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J Mol Biol. 1996 Jul 12;260(2):165-77.

Role of adenosine nucleotides in the regulation of a stress-response transcription factor in Bacillus subtilis.

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Department of Molecular and Cellular Biology, Harvard University, Cambridge, MA 02138, USA.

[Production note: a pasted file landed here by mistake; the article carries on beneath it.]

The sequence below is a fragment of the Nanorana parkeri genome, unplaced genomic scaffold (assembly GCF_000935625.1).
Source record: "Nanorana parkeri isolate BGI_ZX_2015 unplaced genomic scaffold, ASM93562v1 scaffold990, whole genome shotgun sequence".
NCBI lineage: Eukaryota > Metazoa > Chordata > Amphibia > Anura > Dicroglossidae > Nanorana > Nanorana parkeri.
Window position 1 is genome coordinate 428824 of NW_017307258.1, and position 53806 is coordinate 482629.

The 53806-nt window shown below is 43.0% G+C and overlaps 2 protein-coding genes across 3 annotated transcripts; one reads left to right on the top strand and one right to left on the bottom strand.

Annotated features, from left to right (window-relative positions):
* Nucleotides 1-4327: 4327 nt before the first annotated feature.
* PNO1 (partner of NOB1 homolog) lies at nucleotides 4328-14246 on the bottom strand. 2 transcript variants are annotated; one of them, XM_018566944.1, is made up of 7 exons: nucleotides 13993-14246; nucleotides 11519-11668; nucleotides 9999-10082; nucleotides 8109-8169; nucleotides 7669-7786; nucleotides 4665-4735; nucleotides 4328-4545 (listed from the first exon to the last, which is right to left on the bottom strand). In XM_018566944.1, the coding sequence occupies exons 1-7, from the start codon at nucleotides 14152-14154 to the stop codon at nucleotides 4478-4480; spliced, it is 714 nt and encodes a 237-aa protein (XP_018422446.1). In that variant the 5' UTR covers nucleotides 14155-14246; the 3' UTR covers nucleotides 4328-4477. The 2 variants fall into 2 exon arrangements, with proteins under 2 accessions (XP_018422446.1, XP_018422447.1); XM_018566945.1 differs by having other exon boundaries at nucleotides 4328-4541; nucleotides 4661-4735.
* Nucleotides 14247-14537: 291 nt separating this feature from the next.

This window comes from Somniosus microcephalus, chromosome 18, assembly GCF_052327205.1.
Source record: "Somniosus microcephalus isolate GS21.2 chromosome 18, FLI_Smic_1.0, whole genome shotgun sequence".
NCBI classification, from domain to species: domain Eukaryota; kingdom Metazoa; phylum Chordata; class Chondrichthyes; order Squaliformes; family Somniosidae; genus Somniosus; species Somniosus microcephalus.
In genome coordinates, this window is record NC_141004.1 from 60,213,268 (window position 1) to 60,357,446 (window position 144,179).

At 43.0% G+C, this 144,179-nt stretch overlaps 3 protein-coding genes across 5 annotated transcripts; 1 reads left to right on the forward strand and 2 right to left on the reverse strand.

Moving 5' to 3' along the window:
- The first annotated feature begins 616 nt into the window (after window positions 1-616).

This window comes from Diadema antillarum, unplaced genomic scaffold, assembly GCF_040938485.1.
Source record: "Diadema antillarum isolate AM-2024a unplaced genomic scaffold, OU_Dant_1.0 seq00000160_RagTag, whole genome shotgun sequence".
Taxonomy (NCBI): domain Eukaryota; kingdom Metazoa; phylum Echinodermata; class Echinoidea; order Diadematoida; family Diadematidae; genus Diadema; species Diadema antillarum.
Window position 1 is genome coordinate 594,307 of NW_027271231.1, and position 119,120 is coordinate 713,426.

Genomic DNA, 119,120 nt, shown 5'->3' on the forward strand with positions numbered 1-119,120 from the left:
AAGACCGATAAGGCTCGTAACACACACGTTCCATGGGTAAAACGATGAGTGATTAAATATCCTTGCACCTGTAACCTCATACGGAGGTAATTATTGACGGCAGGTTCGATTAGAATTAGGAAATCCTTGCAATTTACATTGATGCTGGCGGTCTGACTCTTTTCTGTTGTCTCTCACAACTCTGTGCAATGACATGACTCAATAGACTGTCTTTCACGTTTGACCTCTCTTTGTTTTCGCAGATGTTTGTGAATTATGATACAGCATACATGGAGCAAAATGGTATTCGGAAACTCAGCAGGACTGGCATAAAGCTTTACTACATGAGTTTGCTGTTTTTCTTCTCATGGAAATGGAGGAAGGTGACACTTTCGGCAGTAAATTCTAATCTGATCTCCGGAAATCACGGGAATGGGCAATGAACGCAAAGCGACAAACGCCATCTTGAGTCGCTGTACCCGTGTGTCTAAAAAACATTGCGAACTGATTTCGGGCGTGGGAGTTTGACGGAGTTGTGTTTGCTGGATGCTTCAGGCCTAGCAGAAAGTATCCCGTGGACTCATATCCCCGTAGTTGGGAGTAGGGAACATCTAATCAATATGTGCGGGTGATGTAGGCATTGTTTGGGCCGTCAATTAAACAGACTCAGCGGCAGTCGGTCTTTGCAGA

The RNA polymerase sigma factor sigma B is a stress-response regulatory protein in Bacillus subtilis. The activity of sigma B is controlled in part by RsbW, a protein that inhibits sigma B, and RsbV, a protein that counteracts this inhibition. We now demonstrate that purified RsbW is capable of forming alternative complexes with either sigma B or RsbV. Sigma B in the RsbW. sigma B complex was transcriptionally inactive. RsbV reversed this inhibition by sequestering RsbW in a RsbW-RsbV complex, thereby allowing sigma B to remain free and active. In contrast to interactions among the components of the homologous regulatory system for the sporulation transcription factor sigma F, the binding of RsbW to RsbV and sigma B did not require adenosine nucleotides. Experiments involving the exchange of proteins between the two regulatory systems demonstrated that RsbW and its homolog in the sigma F system, SpoIIAB, exhibit strong preference in binding to RsbV and sigma B, and SpoIIAA and sigma F, respectively, and that the difference in nucleotide-dependence of binding between these two systems is attributable to a difference between RsbW and SpoIIAB. In confirmation and extension of previous results, we show that RsbW is also a protein kinase that uses ATP to phosphorylate RsbV, thereby blocking the capacity of RsbV to bind to RsbW and activate transcription. A close correlation was observed between the concentration of ATP required for efficient RsbW-mediated phosphorylation of RsbV, inhibition of RsbW.RsbV comlex formation, and inhibition of sigma B-directed transcription. These results are consistent with the hypothesis that activation of sigma B under certain stress condition is due to a decrease in cellular ATP levels.

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